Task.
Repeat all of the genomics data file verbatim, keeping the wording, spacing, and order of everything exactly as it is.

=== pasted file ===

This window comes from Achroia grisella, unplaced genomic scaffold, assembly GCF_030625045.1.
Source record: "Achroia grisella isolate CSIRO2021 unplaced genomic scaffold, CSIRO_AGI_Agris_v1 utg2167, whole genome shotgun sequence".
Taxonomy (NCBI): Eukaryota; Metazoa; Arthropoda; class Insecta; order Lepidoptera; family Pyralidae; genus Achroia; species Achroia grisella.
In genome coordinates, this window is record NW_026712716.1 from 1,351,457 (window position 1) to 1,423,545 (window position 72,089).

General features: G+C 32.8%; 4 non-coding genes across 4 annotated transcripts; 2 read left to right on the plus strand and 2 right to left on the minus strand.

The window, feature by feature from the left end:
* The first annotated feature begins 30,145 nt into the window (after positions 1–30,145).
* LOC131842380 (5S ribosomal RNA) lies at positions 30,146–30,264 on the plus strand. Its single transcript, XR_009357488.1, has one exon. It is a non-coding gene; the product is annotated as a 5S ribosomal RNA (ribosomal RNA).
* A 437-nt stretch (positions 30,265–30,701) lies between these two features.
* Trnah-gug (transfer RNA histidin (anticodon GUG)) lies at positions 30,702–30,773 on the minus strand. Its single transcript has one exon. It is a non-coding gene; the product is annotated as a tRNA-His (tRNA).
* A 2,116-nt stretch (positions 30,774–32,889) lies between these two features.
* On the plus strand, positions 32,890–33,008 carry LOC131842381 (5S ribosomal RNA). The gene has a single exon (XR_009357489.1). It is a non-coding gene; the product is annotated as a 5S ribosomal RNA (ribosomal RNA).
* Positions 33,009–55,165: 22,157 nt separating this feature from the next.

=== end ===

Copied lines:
This window comes from Achroia grisella, unplaced genomic scaffold, assembly GCF_030625045.1.
Source record: "Achroia grisella isolate CSIRO2021 unplaced genomic scaffold, CSIRO_AGI_Agris_v1 utg2167, whole genome shotgun sequence".
Taxonomy (NCBI): Eukaryota; Metazoa; Arthropoda; class Insecta; order Lepidoptera; family Pyralidae; genus Achroia; species Achroia grisella.
In genome coordinates, this window is record NW_026712716.1 from 1,351,457 (window position 1) to 1,423,545 (window position 72,089).

General features: G+C 32.8%; 4 non-coding genes across 4 annotated transcripts; 2 read left to right on the plus strand and 2 right to left on the minus strand.

The window, feature by feature from the left end:
* The first annotated feature begins 30,145 nt into the window (after positions 1–30,145).
* LOC131842380 (5S ribosomal RNA) lies at positions 30,146–30,264 on the plus strand. Its single transcript, XR_009357488.1, has one exon. It is a non-coding gene; the product is annotated as a 5S ribosomal RNA (ribosomal RNA).
* A 437-nt stretch (positions 30,265–30,701) lies between these two features.
* Trnah-gug (transfer RNA histidin (anticodon GUG)) lies at positions 30,702–30,773 on the minus strand. Its single transcript has one exon. It is a non-coding gene; the product is annotated as a tRNA-His (tRNA).
* A 2,116-nt stretch (positions 30,774–32,889) lies between these two features.
* On the plus strand, positions 32,890–33,008 carry LOC131842381 (5S ribosomal RNA). The gene has a single exon (XR_009357489.1). It is a non-coding gene; the product is annotated as a 5S ribosomal RNA (ribosomal RNA).
* Positions 33,009–55,165: 22,157 nt separating this feature from the next.